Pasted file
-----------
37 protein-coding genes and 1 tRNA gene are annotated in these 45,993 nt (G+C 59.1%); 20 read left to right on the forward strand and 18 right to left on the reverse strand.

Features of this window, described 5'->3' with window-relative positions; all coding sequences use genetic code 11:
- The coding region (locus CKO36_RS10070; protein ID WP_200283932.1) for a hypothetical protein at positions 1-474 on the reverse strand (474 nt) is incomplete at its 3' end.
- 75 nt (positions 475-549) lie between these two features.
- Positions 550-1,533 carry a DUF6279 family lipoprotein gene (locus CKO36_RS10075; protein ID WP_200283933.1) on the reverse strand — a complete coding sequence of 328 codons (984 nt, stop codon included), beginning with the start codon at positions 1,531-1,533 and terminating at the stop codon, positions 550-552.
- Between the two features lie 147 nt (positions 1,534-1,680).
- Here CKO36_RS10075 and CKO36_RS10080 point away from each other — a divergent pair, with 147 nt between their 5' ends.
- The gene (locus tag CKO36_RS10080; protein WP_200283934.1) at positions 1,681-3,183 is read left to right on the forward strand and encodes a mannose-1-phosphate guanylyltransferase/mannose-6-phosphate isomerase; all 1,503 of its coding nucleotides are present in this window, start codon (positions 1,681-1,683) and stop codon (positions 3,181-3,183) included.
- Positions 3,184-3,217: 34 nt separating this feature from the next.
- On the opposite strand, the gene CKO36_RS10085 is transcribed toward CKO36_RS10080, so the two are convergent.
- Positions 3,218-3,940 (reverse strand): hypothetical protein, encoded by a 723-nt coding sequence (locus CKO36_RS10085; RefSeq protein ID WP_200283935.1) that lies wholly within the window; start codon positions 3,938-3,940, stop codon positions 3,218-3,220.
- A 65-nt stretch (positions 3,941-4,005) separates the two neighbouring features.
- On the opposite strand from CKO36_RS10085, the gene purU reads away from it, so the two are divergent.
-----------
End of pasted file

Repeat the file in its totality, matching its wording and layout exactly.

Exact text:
37 protein-coding genes and 1 tRNA gene are annotated in these 45,993 nt (G+C 59.1%); 20 read left to right on the forward strand and 18 right to left on the reverse strand.

Features of this window, described 5'->3' with window-relative positions; all coding sequences use genetic code 11:
- The coding region (locus CKO36_RS10070; protein ID WP_200283932.1) for a hypothetical protein at positions 1-474 on the reverse strand (474 nt) is incomplete at its 3' end.
- 75 nt (positions 475-549) lie between these two features.
- Positions 550-1,533 carry a DUF6279 family lipoprotein gene (locus CKO36_RS10075; protein ID WP_200283933.1) on the reverse strand — a complete coding sequence of 328 codons (984 nt, stop codon included), beginning with the start codon at positions 1,531-1,533 and terminating at the stop codon, positions 550-552.
- Between the two features lie 147 nt (positions 1,534-1,680).
- Here CKO36_RS10075 and CKO36_RS10080 point away from each other — a divergent pair, with 147 nt between their 5' ends.
- The gene (locus tag CKO36_RS10080; protein WP_200283934.1) at positions 1,681-3,183 is read left to right on the forward strand and encodes a mannose-1-phosphate guanylyltransferase/mannose-6-phosphate isomerase; all 1,503 of its coding nucleotides are present in this window, start codon (positions 1,681-1,683) and stop codon (positions 3,181-3,183) included.
- Positions 3,184-3,217: 34 nt separating this feature from the next.
- On the opposite strand, the gene CKO36_RS10085 is transcribed toward CKO36_RS10080, so the two are convergent.
- Positions 3,218-3,940 (reverse strand): hypothetical protein, encoded by a 723-nt coding sequence (locus CKO36_RS10085; RefSeq protein ID WP_200283935.1) that lies wholly within the window; start codon positions 3,938-3,940, stop codon positions 3,218-3,220.
- A 65-nt stretch (positions 3,941-4,005) separates the two neighbouring features.
- On the opposite strand from CKO36_RS10085, the gene purU reads away from it, so the two are divergent.